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We reflected on that issue at some length in Committee. I think it is right that we try to future-proof legislation as much as possible, and we do not consider that a two-year sunset clause would be appropriate in this instance. That does not mean that I would reject the concept of the use of sunset clauses in other contexts. Indeed, as the hon. Gentleman knows, the Banking
(Special Provisions) Act 2008 contains a sunset clause, which is not the least of the reasons for our present consideration of the Banking Bill.
New clauses 4 and 5 would confer powers on the Treasury in relation to exempting directors and the financial services ombudsman. In Committee, as the hon. Member for South-West Hertfordshire mentioned, I cited specific instances in which the Treasury might use the power to change law. I understand that the hon. Gentleman wishes the Government to prescribe the pieces of legislation that they wish to amend, and to include them in the Bill. I must admit to feeling slightly guilty about selecting a couple of examples in an attempt to be helpful and clarify matters, and then discovering that I had probably not clarified matters to the hon. Gentlemans satisfaction.
I accept that both new clauses give the Treasury certain powers that may be useful in resolution and may make the exercise of the stabilisation powers more effective. However, the examples that I gave in Committee were intended to illustrate the wider point that there are pieces of legislation that we can identify as needing to be amended, but others to which, as things stand, that does not apply. We cannot know the specific stabilisation options and the particular circumstances of a failing bank in the future, and what might need to be done.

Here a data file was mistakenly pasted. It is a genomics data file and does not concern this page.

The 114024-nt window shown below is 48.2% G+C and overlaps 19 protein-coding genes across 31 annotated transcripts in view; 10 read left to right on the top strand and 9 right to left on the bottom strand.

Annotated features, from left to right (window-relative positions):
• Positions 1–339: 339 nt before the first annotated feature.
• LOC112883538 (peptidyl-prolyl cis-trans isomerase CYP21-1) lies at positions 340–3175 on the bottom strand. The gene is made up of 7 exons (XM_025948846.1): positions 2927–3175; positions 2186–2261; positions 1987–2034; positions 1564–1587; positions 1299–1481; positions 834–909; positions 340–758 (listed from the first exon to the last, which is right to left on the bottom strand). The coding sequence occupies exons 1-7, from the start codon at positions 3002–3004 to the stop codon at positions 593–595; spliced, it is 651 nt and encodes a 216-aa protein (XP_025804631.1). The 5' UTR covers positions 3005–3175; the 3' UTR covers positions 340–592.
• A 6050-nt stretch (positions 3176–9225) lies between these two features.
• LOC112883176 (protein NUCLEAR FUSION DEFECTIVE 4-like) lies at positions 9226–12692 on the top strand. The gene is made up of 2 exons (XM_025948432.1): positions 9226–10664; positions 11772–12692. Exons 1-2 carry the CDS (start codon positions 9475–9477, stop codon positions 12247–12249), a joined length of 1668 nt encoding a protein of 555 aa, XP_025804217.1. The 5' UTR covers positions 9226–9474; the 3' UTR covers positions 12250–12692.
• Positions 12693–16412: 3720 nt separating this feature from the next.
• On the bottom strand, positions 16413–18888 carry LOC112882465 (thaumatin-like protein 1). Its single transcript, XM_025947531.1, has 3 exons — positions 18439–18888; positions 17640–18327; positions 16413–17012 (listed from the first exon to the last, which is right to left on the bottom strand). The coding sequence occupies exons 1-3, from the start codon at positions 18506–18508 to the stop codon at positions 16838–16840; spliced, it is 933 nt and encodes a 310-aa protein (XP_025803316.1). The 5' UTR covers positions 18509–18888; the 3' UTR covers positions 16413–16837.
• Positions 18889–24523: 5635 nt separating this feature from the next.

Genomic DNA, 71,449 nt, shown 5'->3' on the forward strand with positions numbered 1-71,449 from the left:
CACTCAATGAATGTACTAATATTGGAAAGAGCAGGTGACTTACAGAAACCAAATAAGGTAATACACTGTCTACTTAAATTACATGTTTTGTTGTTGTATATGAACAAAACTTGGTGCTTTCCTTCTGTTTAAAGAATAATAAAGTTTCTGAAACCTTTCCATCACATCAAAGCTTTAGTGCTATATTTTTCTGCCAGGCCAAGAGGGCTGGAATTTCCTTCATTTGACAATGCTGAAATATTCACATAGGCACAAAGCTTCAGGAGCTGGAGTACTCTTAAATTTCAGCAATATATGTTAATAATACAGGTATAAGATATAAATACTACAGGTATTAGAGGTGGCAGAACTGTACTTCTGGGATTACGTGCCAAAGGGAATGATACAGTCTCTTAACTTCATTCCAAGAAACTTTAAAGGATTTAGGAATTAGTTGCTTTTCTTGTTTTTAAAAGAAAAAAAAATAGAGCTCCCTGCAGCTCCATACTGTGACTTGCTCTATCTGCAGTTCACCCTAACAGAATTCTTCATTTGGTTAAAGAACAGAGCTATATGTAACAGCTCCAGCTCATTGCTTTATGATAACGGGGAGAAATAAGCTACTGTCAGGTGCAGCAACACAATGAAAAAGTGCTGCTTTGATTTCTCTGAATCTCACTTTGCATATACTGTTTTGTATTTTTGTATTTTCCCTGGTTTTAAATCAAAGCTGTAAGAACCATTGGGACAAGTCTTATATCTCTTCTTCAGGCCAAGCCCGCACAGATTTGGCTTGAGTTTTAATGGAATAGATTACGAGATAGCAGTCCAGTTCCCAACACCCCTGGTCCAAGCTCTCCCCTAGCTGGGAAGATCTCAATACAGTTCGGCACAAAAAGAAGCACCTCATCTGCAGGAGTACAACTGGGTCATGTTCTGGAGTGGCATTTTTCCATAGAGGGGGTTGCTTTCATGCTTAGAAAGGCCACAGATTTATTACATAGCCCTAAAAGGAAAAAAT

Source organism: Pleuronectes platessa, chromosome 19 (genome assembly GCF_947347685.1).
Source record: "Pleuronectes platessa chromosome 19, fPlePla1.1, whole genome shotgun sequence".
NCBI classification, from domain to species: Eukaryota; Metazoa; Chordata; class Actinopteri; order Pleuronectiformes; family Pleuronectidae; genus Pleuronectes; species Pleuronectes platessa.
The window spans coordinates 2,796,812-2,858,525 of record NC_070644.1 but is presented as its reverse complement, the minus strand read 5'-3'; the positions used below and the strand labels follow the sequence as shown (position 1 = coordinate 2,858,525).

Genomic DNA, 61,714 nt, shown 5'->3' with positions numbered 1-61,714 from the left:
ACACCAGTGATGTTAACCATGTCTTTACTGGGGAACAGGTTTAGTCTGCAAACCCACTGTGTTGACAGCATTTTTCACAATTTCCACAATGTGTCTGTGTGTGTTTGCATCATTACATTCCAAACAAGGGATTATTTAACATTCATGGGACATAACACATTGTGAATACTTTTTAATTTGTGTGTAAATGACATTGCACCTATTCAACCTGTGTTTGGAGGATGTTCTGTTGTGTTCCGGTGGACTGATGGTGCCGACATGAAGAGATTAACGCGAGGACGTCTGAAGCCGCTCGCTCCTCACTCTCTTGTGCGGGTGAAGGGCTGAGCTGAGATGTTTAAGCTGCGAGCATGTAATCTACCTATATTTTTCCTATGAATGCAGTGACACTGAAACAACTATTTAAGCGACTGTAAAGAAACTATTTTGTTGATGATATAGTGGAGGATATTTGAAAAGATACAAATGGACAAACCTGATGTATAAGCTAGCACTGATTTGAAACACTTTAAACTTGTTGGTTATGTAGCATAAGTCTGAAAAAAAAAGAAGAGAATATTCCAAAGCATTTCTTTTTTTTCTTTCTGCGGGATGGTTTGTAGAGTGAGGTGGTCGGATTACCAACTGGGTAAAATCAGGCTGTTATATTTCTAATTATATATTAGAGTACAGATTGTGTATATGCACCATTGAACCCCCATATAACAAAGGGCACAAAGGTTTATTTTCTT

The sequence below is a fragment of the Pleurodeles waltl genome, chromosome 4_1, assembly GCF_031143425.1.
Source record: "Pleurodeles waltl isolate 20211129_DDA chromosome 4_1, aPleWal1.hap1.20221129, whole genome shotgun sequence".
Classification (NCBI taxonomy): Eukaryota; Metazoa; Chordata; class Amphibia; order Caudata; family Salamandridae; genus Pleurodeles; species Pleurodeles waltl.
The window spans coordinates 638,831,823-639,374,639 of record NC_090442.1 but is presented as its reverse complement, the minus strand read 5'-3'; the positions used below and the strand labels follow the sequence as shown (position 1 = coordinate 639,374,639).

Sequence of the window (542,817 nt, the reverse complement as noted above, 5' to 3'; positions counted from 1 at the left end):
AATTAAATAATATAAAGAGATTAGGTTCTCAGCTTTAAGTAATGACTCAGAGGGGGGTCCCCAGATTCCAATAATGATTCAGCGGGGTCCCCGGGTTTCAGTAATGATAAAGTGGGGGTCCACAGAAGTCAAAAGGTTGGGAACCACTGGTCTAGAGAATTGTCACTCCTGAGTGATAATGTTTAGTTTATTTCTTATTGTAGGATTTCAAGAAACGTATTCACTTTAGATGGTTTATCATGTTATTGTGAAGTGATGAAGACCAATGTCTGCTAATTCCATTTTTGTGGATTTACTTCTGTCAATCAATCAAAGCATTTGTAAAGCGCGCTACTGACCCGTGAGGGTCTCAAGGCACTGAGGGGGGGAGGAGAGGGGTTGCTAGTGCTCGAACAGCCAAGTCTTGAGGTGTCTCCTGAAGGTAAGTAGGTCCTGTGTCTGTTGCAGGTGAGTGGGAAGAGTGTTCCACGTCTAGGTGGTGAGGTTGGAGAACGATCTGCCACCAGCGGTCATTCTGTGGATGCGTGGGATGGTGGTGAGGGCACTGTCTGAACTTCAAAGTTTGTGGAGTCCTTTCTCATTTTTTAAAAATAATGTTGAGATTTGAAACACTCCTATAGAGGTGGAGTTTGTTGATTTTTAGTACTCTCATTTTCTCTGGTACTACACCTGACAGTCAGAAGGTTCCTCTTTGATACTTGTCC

Even if the Government were to introduce measures such as new clauses 4 and 5, the powers in clause 72 would still be necessary. As I said in Committee, it is not possible to provide an exhaustive list of the legislative proposals that the Treasury may need to modify, because it is not possible to foresee each and every circumstance surrounding the failure of each bank and which pieces of legislation may be relevant to the resolution. If that were possibleagain, I explained this in Committeethere would be no grounds for taking the power, and we could and would have included the relevant changes in the Bill.
The Government also consider it more appropriate to preserve the generality of the power by not introducing examples into the Bill. We do not think that it would be advantageous to give the impression in legislation that these were the only parts of law that the authorities might need to modify in order to effect a successful resolution.
I recognise that clauses such as clause 72 are potentially controversial because they include a power to amend primary and secondary legislation by order, but they are not exceptional clauses. It is not the case that such measures have never been allowed through Parliament before. Nevertheless, it is right for them to be subject to rigorous scrutiny. I consider that our action in limiting the nature of the clause is appropriate. I hope I have reassured the House not only about the way in which the clause should be construed and the significant practical limitations of the power to amend law, but about why it is necessary for that power to be taken.
Sir Patrick Cormack: The hon. Gentleman is a very mild-mannered man, and I am sure he would never wish to be dictatorial in any way. The fact of the matter is, however, that we have gone far too far with these Henry VIII clauses. The power of the Executive has increased and is increasing, and, in the famous words of Dunnings motion, ought to be diminished.